Bonds: High Yield

(New York)

One of the most underappreciated areas of the bond market is in mortgage-backed securities. Anyone familiar with the Financial Crisis will instantly know why. However, the asset class itself offers many attractive advantages compared to other bonds. There are three main points of appeal: higher yields, liquidity, and low correlation to risk assets. MBS ETFs average 2.79% yields (much higher than Treasuries), have much greater liquidity than corporate bonds, and have the lowest correlation to risk assets of any fixed income instrument.


FINSUM: If you can get of the trauma that the acronym caused, MBS can be a very good asset class for many different market environments.

(New York)

One of the big questions in this market fall is why junk bonds aren’t tumbling in tandem with stocks. Generally speaking, high yield bonds trade in the same direction as small cap stocks as they are driven more by company fundamentals than other areas of the bond market. However, in the recent rout, this was not the case, as junk bonds have continued to perform well. When both markets fall in unison, it usually means there is big trouble brewing, but when they have become uncorrelated, it can mean there is a rally to come. For instance, in 2011, small caps fells strongly, but junk only a touch. In the following months, small caps surged 15%.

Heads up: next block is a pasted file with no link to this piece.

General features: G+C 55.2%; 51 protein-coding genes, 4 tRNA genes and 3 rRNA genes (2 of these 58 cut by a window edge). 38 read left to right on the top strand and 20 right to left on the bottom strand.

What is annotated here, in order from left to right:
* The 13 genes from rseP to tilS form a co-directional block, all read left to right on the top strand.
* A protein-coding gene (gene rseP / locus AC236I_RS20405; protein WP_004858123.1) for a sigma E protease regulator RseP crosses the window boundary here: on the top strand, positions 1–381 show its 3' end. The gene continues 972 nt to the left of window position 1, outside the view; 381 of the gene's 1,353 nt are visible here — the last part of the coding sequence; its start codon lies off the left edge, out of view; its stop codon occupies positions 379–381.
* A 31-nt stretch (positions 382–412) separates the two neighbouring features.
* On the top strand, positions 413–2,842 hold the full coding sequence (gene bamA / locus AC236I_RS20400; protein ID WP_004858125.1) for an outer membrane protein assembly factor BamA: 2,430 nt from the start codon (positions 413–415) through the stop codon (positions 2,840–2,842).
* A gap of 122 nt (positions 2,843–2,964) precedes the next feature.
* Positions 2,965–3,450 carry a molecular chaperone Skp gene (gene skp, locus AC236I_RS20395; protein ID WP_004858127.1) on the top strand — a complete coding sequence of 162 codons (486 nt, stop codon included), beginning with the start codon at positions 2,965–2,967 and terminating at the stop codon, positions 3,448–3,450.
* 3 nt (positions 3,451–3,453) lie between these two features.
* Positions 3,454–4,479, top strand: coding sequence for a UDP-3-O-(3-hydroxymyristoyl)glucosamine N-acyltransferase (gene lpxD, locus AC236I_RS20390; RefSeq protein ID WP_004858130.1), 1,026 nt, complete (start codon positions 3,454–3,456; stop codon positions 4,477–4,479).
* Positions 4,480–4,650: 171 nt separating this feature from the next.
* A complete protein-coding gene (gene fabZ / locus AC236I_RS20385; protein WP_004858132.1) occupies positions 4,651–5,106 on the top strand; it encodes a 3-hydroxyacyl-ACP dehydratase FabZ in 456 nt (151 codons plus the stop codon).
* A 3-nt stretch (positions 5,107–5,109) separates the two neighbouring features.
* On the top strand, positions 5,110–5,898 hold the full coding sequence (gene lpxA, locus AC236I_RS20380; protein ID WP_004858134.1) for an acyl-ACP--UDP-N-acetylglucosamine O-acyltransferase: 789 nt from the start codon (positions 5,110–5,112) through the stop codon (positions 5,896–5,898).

FINSUM: We think this is a positive sign for small caps, as high yield investors are not worried about company fundamentals.

(New York)

By now one would have expected junk bonds to have experienced a large selloff. The sector already had a low spread to Treasuries, has mountains of fringe credits, and has been facing a period of rising rates. Yet, high yield has been performing very well, with the weakest credits, paradoxically, performing best. There has been no sustained flight out of the sector, and spreads are higher than at the start of the month, but still not even where they were for much of the year.


FINSUM: The big risk here is that investors aren’t being paid enough for the risks they are taking. The whole junk sector, not to mention the loads of BBB credits that are technically investment grade, are very susceptible to recession and higher rates. At some point there are going to be some major losses.

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